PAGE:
Blink, pub and tuba
Hiring. It’s not an easy thing is it?
You’ve got to get your job advert out there, look at some CVs, choose some people to interview and work out whether they’re up to the job.
And – not to forget – you’ve got to deal with your inbuilt sense of prejudice.
This isn’t a personal attack you understand – prejudice when hiring can affect us all.
I don’t necessarily mean prejudice in an illegal or discriminatory way, but rather the inbuilt biases we all have that make us predisposed to select people based on something other than them being the best candidate for the job.
Having helped our clients with the hiring process in the past, and heard a client genuinely justify a choice of who to hire on the basis that he’ll “be good fun down the pub”, it’s fair to say that it’s an issue that exists, and one that we all have to deal with.
Why is all this important?
I’ve just finished reading “Blink…” by Malcolm Gladwell, and in the book he tells the story of how orchestras have changed over the years:
“Women, it was believed, simply could not play (a tuba) like men. They didn’t have the strength, the attitude, or the resilience for certain kinds of pieces.
Their lips were different.
Their lungs were less powerful.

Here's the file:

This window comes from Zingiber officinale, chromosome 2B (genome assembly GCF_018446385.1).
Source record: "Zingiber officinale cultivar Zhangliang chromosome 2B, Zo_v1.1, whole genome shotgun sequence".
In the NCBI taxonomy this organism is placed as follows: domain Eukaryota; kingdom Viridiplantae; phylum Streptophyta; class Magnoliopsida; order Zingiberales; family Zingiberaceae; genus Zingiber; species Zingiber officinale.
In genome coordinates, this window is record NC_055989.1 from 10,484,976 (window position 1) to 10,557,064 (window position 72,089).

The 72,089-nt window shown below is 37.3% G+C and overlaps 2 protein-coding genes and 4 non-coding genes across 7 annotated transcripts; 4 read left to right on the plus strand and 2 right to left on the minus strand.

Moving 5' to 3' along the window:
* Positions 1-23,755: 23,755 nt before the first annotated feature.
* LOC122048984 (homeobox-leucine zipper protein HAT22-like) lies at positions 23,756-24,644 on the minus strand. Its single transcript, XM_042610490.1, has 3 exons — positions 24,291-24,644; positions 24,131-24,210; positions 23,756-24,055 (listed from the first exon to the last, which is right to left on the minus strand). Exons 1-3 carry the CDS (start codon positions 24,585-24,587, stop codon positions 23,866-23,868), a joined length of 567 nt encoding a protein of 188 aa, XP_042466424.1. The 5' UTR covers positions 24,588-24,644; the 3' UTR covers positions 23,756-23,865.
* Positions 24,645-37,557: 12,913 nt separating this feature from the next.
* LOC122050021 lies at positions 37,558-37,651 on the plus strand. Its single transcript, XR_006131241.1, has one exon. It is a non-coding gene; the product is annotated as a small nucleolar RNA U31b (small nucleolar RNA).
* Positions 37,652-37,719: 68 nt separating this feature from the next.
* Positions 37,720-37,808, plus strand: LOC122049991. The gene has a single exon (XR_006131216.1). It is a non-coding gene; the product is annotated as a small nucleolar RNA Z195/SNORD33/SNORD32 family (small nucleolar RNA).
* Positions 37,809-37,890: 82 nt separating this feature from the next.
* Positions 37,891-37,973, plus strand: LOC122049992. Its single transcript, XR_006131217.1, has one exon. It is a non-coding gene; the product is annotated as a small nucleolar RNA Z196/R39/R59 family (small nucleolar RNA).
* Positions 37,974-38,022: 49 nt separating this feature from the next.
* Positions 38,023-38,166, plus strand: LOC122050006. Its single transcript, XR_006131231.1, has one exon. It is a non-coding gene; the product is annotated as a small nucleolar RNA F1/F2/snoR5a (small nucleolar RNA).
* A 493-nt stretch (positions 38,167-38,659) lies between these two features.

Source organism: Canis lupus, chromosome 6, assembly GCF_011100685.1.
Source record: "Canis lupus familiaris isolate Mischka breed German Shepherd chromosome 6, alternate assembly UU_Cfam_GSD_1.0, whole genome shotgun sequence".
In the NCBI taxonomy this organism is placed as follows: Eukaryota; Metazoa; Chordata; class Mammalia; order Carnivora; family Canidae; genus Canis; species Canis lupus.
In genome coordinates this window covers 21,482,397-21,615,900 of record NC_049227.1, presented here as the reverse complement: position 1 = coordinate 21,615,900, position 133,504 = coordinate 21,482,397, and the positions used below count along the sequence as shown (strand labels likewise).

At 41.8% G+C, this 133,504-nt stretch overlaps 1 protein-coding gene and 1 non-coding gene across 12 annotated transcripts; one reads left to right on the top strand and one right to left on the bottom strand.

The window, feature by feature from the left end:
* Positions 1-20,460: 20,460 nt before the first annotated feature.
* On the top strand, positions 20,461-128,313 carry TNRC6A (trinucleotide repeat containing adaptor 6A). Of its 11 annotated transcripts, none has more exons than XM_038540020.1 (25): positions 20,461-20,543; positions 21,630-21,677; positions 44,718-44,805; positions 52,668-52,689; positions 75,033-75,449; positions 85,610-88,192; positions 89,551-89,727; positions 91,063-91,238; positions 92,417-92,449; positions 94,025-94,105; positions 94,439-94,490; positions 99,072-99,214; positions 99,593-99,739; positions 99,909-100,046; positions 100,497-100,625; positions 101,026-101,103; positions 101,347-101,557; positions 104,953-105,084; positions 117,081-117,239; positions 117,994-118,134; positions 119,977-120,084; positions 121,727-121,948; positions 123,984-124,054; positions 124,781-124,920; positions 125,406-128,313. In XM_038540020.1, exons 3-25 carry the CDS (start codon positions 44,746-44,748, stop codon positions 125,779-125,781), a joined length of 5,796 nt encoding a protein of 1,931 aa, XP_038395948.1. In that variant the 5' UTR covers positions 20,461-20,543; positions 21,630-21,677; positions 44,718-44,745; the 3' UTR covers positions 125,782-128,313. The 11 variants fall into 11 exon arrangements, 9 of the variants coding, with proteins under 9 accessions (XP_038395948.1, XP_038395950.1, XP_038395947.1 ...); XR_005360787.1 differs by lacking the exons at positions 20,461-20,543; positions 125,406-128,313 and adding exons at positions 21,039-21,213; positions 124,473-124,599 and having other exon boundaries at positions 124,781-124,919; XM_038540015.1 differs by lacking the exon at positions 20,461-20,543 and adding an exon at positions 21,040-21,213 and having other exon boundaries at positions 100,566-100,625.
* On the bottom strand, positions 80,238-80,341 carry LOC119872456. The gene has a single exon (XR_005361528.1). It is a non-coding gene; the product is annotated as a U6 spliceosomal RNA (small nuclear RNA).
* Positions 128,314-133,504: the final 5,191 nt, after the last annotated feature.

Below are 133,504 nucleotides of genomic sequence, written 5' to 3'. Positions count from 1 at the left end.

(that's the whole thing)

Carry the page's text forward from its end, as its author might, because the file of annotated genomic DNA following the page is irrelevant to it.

Their hands were smaller.
That did not seem like a prejudice. It seemed like a fact, because when conductors and music directors and maestros held auditions, the men always seemed to sound better than the women….
But over the past few decades…orchestra musicians began to organise themselves politically…they thought that conductors were abusing their power and playing favorites…an official audition committee was put in place…
Musicians were identified by not
name but by number.
Screens were erected between the committee and the auditioner, and if the person auditioning cleared his or her throat or made any kind of identifiable sound – if they were wearing heels, for example, and stepped on a part of the floor that wasn’t carpeted – they were ushered out and give a new number.
And as these new rules were put in place around the country an extraordinary thing happened: orchestras began to hire women…and the number of women employed in …orchestras has increased fivefold.”
By anonymising the process, orchestras were able to hire more of the right people and improve their output, and in the world of business, this is easier than ever to do.
By having a clearly defined list of the qualifications, experience and qualities required, you can remove the risk of hiring someone because you ‘like the cut of their jib’ when they are woefully incompatible with the role.
And remember: never take what a candidate says at face value. They don’t know you, and it’s in their interests to impress you.
Ask the right questions, get them to do all the relevant tests or prove their assertions true.
As the old adage goes, ‘hire slow, fire fast’ – the more in-depth your recruitment process is, the less risk you’ve got of hiring someone who’s fantastic ‘down the pub’, but less than useless when he sits down at his/her desk.